- By Josh Rogin
Josh Rogin covers national security and foreign policy and writes the daily Web column The Cable. His column appears bi-weekly in the print edition of The Washington Post. He can be reached for comments or tips at firstname.lastname@example.org.
Previously, Josh covered defense and foreign policy as a staff writer for Congressional Quarterly, writing extensively on Iraq, Afghanistan, Guantánamo Bay, U.S.-Asia relations, defense budgeting and appropriations, and the defense lobbying and contracting industries. Prior to that, he covered military modernization, cyber warfare, space, and missile defense for Federal Computer Week Magazine. He has also served as Pentagon Staff Reporter for the Asahi Shimbun, Japan's leading daily newspaper, in its Washington, D.C., bureau, where he reported on U.S.-Japan relations, Chinese military modernization, the North Korean nuclear crisis, and more.
A graduate of George Washington University's Elliott School of International Affairs, Josh lived in Yokohama, Japan, and studied at Tokyo's Sophia University. He speaks conversational Japanese and has reported from the region. He has also worked at the House International Relations Committee, the Embassy of Japan, and the Brookings Institution.
Josh's reporting has been featured on CNN, MSNBC, C-Span, CBS, ABC, NPR, WTOP, and several other outlets. He was a 2008-2009 National Press Foundation's Paul Miller Washington Reporting Fellow, 2009 military reporting fellow with the Knight Center for Specialized Journalism and the 2011 recipient of the InterAction Award for Excellence in International Reporting. He hails from Philadelphia and lives in Washington, D.C.
Chen Guangcheng’s friend Bob Fu, president of ChinaAid, told a congressional commission Thursday that Chen only agreed to leave the U.S. Embassy in Beijing after U.S. officials conveyed a threat from the Chinese government that Chen would never see his wife again if he didn’t leave the embassy that day.
Fu has been in contact with Chen directly throughout the ordeal and told the Congressional Executive Commission on China (CECC) today that he had spoken to Chen Wednesday night as Chen and his family remained in a Beijing hospital, unable to leave or receive visitors. U.S. officials have insisted that Chen left the embassy of his own volition after agreeing to the terms of a deal U.S. officials struck with the Chinese government.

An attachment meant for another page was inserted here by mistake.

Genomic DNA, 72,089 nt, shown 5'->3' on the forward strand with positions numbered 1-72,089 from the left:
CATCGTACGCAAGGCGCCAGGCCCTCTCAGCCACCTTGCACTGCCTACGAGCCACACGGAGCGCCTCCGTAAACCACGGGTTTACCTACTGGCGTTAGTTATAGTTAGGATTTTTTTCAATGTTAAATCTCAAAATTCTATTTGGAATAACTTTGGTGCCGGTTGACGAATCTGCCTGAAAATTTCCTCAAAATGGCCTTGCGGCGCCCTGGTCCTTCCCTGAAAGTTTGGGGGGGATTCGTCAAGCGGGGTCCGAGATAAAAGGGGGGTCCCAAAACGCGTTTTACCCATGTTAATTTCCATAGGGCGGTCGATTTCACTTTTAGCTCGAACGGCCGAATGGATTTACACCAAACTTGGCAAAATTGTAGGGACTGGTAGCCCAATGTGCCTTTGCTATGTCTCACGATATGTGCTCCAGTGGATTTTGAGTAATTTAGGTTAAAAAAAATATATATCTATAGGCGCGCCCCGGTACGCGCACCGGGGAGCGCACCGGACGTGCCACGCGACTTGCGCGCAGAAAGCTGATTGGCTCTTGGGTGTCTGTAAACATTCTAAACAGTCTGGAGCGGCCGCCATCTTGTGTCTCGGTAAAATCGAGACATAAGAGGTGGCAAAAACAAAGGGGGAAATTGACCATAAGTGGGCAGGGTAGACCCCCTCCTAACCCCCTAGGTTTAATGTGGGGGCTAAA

But Fu said Chen’s real motivation was fear.
"According to my conversations last night with Mr. Chen," Fu testified, "the U.S. officials relayed to Chen a message from the Chinese side that they would harm his wife. And it was in response to this threat that Chen reluctantly agreed to leave the embassy."
He continued: "Chen was talked to by a U.S. government official before he left the embassy and he was told it was a Chinese government message, that the Chinese government wanted to convey the message through the U.S. government official that if he did not leave the embassy on May 2, he will not be able to see his wife and children again."
"Chen said, after hearing that message from the Chinese government, conveyed by U.S. officials, his heart was heavy and he felt he had no other choice but to walk out of the U.S. embassy," said Fu.
U.S. officials deny that they conveyed any physical or legal threats to Chen. In a statement issued Wednesday and repeated Thursday by the White House, however, State Department spokesperson Victoria Nuland acknowledged, "U.S. interlocutors did make clear that if Chen elected to stay in the Embassy, Chinese officials had indicated to us that his family would be returned to Shandong, and they would lose their opportunity to negotiate for reunification."
Chen may have interpreted those comments as an implicit threat, observers said.
According to Fu, after Chen arrived at the hospital, he heard from his wife that she was abused in recent days at their Shandong home. She was tied to a chair and beaten, Fu said. Upon hearing that, Chen no longer had faith in the Chinese government to honor any deal to keep his family safe and decided to plea for U.S. assistance in leaving China.
"The interrogator told her that if her husband did not walk out of the U.S. Embassy, they would kill her. It should be clear to anyone who uses logic that constitutes a threat," Fu said, adding that Chen has not asked for "amnesty" per se but wants to leave China.
"Secretary Clinton, at least deliver what you have promised and repeatedly said over the last two years: that you want to see Chen and his family in freedom and safety," Fu said.